Sadly, this effort by the State Board doesn’t go nearly far enough and merely demonstrates an ignorance of the true expenses that Ohio’s urban districts incur by having large numbers of charters within their district boundaries.  Remember, the districts are responsible for providing the transportation of these charter students to their respective schools.  With that in mind, the same standards document explains that all pupil transportation costs are NOT excluded from the calculation of a district’s non-classroom expenditures:

4. Non-classroom expenditure shall equal the total of current operating expenditures in the following categories:
a. General administration;
b. School administration;
c. Operation and maintenance of plant;
d. Pupil transportation;
e. Other and non-specified support services; and
f. Food Service

What this means for the large urban districts, like Columbus, is that their total non-classroom expenditures, and subsequently the percentage spent on classroom and non-classroom expenditures, will always take a hit for providing the transportation to the plethora of charter schools within their district boundaries.

And lest you think this is a small amount, consider the numbers.  In Columbus, approximately 16,000 of 67,000 resident students attend charter schools.  Given that the district is responsible for transportation, and even accounting for online schools, this still means that roughly 22% of the district’s transportation budget could be attributed to the existence of charter schools.  Add in the obvious cost of hiring additional staff simply to manage the massive transportation process, and the district’s figures are skewed in the ranking system, ultimately resulting in a lower ranking for both per pupil expenditures AND the percentage of expenditures in both of the reporting categories — classroom and non-classroom.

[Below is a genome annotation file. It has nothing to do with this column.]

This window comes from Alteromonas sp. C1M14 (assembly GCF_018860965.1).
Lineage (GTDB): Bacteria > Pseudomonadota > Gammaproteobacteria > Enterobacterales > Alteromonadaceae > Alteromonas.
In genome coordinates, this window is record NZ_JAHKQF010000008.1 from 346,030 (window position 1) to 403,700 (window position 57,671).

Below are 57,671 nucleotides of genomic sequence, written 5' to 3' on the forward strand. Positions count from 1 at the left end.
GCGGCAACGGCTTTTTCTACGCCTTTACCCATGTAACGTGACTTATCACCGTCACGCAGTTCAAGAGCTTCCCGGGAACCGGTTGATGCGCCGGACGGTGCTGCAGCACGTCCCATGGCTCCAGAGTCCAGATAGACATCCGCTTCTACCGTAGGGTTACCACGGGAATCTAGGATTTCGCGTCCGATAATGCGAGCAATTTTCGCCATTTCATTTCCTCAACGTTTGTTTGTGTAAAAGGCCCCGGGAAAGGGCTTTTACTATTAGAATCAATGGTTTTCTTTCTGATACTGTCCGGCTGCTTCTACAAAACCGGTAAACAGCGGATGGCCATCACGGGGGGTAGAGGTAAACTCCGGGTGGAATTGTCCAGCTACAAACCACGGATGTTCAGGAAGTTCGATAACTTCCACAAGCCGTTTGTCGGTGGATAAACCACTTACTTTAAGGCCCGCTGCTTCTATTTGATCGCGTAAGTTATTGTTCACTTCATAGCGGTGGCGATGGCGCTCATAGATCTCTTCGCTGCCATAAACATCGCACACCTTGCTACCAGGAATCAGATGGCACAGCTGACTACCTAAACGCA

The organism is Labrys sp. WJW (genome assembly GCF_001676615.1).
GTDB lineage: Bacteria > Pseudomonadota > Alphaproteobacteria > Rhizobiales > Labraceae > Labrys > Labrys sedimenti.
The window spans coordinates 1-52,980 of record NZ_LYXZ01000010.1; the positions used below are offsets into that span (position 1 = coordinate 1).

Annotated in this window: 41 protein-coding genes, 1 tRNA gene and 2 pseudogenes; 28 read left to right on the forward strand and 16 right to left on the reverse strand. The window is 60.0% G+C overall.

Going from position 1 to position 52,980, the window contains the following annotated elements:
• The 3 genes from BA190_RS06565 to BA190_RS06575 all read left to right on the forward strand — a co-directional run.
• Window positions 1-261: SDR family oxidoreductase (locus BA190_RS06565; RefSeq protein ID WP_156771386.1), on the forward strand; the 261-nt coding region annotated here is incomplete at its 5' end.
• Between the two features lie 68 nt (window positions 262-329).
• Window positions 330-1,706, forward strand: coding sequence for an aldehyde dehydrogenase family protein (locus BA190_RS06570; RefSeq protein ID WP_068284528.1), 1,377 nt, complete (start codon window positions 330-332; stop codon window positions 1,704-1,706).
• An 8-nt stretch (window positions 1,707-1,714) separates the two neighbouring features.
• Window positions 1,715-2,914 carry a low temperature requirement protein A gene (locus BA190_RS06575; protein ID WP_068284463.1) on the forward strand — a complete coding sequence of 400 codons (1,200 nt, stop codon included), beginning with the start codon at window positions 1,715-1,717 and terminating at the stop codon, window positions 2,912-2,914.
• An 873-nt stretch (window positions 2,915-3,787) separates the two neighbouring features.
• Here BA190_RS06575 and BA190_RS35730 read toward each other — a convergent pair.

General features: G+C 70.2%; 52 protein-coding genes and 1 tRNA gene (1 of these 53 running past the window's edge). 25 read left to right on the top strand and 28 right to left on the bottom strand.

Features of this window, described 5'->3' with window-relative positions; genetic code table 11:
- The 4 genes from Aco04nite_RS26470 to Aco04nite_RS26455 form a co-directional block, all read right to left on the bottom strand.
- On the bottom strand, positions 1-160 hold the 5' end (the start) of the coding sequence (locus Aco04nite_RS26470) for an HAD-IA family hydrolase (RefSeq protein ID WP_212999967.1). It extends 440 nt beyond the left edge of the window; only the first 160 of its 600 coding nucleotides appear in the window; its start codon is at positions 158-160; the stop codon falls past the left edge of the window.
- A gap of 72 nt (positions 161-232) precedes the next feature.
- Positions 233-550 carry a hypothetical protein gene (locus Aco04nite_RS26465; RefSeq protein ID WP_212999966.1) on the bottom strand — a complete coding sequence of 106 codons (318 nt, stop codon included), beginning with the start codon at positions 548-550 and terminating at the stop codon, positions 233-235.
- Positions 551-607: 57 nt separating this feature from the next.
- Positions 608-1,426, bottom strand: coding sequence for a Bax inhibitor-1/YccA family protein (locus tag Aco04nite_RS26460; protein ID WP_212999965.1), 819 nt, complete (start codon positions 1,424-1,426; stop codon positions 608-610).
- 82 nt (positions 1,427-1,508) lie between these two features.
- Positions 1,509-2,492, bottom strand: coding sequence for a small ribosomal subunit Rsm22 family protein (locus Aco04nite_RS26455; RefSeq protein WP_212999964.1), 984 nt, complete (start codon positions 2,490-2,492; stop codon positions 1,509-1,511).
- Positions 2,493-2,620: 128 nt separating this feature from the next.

Conversely, the charter schools don’t incur these non-classroom expenditures, they are subsequently able to claim that they spend more of their money on classroom expenditures and the end result is that the charter schools will receive more favorable (and erroneous) rankings in Kasich’s system.

When will Ohio’s charter schools be held to the same standards as Ohio’s urban schools?  And now that Kasich controls the State Board of Education, can we believe that this is simply an “oversight”?


An additional note: Districts also provide transportation to non-public schools, so Kasich’s exponential increase in the availability of vouchers is also increasing the urban schools’ transportation expenditures while not exempting those costs from this equation.


  • carrieee4

    You know it is about time that parents and other people who pay taxes and care about the students education in their districts need to make it know to those in Columbus that we will not sit still for this stupidity. They know where the expenditures go. They are not stupid. They just want to set the public education system up for failure!!!!!! Let’s get this information out to the public! We need to start educating them along with the students. How can we set up a group that would make pamphlets or other very easily understandable literature that can be distributed to all tax payers so they know what Kasich and other idiots in Columbus are doing to our kids and there education along with the taxpayers monies and where they are actually being used for.

  • jr6020

    So, should we support Issues 51 and 52? Levy money will go to charters for the first time. I live in the CPS and am torn about how to vote on the levy…reading this article makes me less likely to support the levy…any words of wisdom appreciated…James, Cols

  • JakeJohnson

    I don’t think it’s fair that my tax dollars will go into the wallets of for-profit charter school companies. If I lived in Columbus, I would definitely vote such issues down because I want my tax dollars to stay in the schools, not in some out-of-state guy’s 401K.

  • JakeJohnson

    Excellent reporting here. Good to see some hard-nosed facts!